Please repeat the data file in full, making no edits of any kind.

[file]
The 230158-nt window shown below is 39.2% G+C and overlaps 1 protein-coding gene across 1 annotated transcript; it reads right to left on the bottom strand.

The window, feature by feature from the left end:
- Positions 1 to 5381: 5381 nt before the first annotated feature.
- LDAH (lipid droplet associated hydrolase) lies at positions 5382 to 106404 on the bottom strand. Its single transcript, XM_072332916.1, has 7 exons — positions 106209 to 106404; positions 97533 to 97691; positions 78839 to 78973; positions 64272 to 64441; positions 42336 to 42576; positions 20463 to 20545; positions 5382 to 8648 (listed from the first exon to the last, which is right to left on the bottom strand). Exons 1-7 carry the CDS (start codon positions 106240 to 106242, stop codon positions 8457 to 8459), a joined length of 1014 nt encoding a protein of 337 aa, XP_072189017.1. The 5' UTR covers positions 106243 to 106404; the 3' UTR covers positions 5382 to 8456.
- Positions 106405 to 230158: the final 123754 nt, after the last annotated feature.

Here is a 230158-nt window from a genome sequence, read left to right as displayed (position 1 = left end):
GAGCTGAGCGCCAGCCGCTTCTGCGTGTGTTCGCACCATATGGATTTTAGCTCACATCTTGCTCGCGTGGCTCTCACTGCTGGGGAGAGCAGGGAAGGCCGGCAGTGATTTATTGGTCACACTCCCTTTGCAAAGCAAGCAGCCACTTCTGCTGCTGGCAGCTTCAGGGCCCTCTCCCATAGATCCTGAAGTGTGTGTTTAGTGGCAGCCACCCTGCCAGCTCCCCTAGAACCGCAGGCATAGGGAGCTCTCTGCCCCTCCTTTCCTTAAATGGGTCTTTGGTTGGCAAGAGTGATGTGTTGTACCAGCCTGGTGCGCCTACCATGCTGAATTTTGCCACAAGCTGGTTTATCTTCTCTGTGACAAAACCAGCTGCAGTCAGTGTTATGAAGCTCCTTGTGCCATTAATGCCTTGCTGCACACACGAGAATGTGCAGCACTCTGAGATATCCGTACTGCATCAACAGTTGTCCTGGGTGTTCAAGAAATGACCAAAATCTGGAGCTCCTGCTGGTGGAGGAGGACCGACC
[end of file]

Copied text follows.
The 230158-nt window shown below is 39.2% G+C and overlaps 1 protein-coding gene across 1 annotated transcript; it reads right to left on the bottom strand.

The window, feature by feature from the left end:
- Positions 1 to 5381: 5381 nt before the first annotated feature.
- LDAH (lipid droplet associated hydrolase) lies at positions 5382 to 106404 on the bottom strand. Its single transcript, XM_072332916.1, has 7 exons — positions 106209 to 106404; positions 97533 to 97691; positions 78839 to 78973; positions 64272 to 64441; positions 42336 to 42576; positions 20463 to 20545; positions 5382 to 8648 (listed from the first exon to the last, which is right to left on the bottom strand). Exons 1-7 carry the CDS (start codon positions 106240 to 106242, stop codon positions 8457 to 8459), a joined length of 1014 nt encoding a protein of 337 aa, XP_072189017.1. The 5' UTR covers positions 106243 to 106404; the 3' UTR covers positions 5382 to 8456.
- Positions 106405 to 230158: the final 123754 nt, after the last annotated feature.

Here is a 230158-nt window from a genome sequence, read left to right as displayed (position 1 = left end):
GAGCTGAGCGCCAGCCGCTTCTGCGTGTGTTCGCACCATATGGATTTTAGCTCACATCTTGCTCGCGTGGCTCTCACTGCTGGGGAGAGCAGGGAAGGCCGGCAGTGATTTATTGGTCACACTCCCTTTGCAAAGCAAGCAGCCACTTCTGCTGCTGGCAGCTTCAGGGCCCTCTCCCATAGATCCTGAAGTGTGTGTTTAGTGGCAGCCACCCTGCCAGCTCCCCTAGAACCGCAGGCATAGGGAGCTCTCTGCCCCTCCTTTCCTTAAATGGGTCTTTGGTTGGCAAGAGTGATGTGTTGTACCAGCCTGGTGCGCCTACCATGCTGAATTTTGCCACAAGCTGGTTTATCTTCTCTGTGACAAAACCAGCTGCAGTCAGTGTTATGAAGCTCCTTGTGCCATTAATGCCTTGCTGCACACACGAGAATGTGCAGCACTCTGAGATATCCGTACTGCATCAACAGTTGTCCTGGGTGTTCAAGAAATGACCAAAATCTGGAGCTCCTGCTGGTGGAGGAGGACCGACC